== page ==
Incredible photos of Captain Scott's Terra Nova quest in Great White South at ATLAS Gallery

By Laura McArthur | 13 February 2012
A black and white photo of an Antarctic explorer in profile
CS Wright on return from the Barrier (January 29 1912)© Scott Polar Research Institute, University of Cambridge. Courtesy ATLAS Gallery, London
Exhibition: The Great White South, ATLAS Gallery, London, until April 5 2012

Nearly a century since they were last in the public eye, Herbert G Ponting’s rare antique polar photographs of the Terra Nova expedition are on public display for all to see again.

The original 1913 carbon prints are in exceptional condition, and many remain in their original Edwardian frames.

Known as one of the most renowned photographers of his day, Ponting was recruited as “camera-artist” to the British Antarctic (Terra Nova) Expedition. This exhibition marks the centenary of the death of Captain Scott and his men.

Ponting’s extraordinary technical and compositional talents captured images of the previously uncharted continent of unparalleled quality, which are still among some of the finest ever taken of the Antarctic.

“There was a huge outpouring of national grief for the loss of Captain Scott and his party,” says Ben Burdett, of the gallery.

“Ponting’s images of the expedition became a focal point for the general public to see for themselves.

“The quality of preservation we see in the collection we have today adds to the value of these unique artefacts.”

In addition to the collection of the original carbon prints there will be a new limited edition collection of 48 platinum prints, published in a special portfolio, available for purchase in association with the Scott Polar Research Institute.

The Lost Photographs of Captain Scott, taken by Scott himself during his tragic march to the Pole, also feature.

Scott – trained by Ponting – captured some breathtaking polar panoramas as well as photographing the explorers themselves, documenting some of the most poignant and emotive records of the fateful expedition.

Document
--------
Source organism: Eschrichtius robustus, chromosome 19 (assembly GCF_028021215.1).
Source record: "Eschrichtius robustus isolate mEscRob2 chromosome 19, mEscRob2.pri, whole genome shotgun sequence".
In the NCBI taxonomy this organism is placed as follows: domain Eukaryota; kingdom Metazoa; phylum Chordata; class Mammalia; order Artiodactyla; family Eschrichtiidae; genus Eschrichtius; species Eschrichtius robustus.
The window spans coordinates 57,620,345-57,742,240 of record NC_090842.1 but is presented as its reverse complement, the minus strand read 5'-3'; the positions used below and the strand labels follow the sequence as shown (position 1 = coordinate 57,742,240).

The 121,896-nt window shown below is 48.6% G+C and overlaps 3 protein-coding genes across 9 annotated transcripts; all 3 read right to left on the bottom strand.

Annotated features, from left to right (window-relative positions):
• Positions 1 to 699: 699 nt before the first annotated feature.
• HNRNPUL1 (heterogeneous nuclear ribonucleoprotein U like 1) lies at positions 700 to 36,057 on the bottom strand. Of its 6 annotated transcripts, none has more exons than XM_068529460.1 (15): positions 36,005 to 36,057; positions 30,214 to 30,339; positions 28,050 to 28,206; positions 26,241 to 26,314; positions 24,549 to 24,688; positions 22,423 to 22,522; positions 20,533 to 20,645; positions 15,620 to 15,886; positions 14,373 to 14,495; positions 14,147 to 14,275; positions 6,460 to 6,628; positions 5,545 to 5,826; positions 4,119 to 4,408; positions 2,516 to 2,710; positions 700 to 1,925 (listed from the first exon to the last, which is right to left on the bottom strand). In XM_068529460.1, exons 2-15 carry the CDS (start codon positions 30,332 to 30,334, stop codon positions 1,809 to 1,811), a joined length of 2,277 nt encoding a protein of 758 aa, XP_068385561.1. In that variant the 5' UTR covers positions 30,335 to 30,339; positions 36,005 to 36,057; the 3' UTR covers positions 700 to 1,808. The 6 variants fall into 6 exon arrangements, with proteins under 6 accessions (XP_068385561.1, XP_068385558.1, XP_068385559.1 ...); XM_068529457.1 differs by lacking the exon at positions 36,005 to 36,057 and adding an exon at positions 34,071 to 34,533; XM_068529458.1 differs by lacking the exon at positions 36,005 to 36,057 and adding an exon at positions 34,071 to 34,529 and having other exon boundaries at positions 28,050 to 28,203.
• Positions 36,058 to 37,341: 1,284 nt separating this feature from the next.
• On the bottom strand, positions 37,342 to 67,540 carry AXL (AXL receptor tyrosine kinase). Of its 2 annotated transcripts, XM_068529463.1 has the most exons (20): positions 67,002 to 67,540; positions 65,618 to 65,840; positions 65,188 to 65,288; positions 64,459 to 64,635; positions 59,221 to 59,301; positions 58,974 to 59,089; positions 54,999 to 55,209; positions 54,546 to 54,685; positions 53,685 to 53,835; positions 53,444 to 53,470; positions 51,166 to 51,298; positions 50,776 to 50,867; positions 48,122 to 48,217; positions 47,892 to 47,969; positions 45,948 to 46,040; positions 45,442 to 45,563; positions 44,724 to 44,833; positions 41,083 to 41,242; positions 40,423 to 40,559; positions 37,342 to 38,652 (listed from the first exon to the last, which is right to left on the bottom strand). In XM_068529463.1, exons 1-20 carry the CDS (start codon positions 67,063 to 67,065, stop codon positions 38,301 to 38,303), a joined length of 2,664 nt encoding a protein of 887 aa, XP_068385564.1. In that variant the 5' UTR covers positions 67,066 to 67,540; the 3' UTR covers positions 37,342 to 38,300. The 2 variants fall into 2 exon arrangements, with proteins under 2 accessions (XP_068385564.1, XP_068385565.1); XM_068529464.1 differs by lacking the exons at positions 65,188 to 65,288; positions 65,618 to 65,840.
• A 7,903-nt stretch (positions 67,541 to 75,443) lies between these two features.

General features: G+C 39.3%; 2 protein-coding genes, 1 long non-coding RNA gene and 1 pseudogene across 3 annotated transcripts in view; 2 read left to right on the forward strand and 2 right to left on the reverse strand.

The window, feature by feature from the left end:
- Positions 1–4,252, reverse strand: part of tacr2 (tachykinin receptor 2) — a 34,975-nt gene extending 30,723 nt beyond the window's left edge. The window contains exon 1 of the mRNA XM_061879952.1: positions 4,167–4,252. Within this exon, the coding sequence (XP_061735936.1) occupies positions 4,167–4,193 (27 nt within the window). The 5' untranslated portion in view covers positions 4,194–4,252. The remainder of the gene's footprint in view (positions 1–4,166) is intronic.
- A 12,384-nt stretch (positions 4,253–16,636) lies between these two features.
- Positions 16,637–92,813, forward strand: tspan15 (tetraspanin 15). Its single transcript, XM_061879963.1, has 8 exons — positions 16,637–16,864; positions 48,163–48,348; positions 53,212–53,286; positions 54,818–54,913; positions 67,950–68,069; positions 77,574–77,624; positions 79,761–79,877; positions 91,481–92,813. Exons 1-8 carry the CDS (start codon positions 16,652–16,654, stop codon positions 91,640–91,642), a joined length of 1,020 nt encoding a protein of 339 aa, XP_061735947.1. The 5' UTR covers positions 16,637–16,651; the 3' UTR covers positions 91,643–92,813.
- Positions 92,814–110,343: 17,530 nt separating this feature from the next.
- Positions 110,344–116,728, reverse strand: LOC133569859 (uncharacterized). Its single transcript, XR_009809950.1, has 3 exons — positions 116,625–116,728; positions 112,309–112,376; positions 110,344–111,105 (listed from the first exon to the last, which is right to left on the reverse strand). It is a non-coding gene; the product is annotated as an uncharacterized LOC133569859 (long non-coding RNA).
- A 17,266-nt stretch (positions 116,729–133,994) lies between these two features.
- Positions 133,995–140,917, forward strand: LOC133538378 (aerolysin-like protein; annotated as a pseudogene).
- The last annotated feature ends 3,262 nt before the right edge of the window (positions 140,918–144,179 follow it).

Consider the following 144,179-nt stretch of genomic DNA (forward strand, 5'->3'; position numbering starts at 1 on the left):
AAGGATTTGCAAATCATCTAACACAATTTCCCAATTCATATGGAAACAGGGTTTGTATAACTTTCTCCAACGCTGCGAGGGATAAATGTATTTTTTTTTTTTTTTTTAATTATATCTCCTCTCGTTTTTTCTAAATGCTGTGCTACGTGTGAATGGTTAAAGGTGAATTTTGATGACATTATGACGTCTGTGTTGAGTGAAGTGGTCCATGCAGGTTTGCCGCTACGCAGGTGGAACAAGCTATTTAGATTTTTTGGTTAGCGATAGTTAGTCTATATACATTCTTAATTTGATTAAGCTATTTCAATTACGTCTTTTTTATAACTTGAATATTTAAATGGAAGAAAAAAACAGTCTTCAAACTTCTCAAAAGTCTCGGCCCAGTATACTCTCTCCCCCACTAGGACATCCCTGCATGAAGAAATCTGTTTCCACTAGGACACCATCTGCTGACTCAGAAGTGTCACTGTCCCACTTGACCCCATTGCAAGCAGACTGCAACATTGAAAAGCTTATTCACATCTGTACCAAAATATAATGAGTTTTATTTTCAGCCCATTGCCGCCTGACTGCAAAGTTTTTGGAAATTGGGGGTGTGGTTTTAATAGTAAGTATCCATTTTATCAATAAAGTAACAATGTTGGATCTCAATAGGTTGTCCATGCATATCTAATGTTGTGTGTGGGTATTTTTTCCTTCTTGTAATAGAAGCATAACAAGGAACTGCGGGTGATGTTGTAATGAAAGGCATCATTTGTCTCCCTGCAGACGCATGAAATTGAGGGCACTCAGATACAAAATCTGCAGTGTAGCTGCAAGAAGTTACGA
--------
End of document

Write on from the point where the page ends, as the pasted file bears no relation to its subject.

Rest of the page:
The collection of images were thought lost for almost 70 years until they resurfaced at a New York auction in 2001. They were bought by Richard Kossow, who had planned to sell them until they were bought by the Scott Polar Research Institute with help from the Heritage Lottery Fund.

  • Open Monday-Friday 10am-6pm (11am-5pm Saturday). Visit www.atlasgallery.com for full details. A national Service of Commemoration in honour of the expedition takes place at St Paul's Cathedral in London on March 29 2012.

More pictures:


A black and white photo of a sailing ship on Arctic seas with an iceberg in the foreground
Terra Nova at the Ice-Foot, Cape Evans (January 16 1911)© Scott Polar Research Institute, University of Cambridge. Courtesy ATLAS Gallery, London
A photo of a man in an Arctic barn tending to snow horses with dogs sleeping nearby
Captain Oates and Siberian Ponies, Terra Nova (1910)© Scott Polar Research Institute, University of Cambridge. Courtesy ATLAS Gallery, London
A photo of ice and snow in the Arctic under dark blue moonlight
The Ramparts of Mount Erebus (1911)© Scott Polar Research Institute, University of Cambridge. Courtesy ATLAS Gallery, London
A photo of a dog looking at a large gramophone on the snow in the Arctic
Chris and the gramophone© Scott Polar Research Institute, University of Cambridge. Courtesy ATLAS Gallery, London
A black and white photo of a group of penguins on an icecap overlooking the Arctic sea
Tabular Ice-Berg off Cape Royds (February 13 1911)
© Scott Polar Research Institute, University of Cambridge. Courtesy ATLAS Gallery, London
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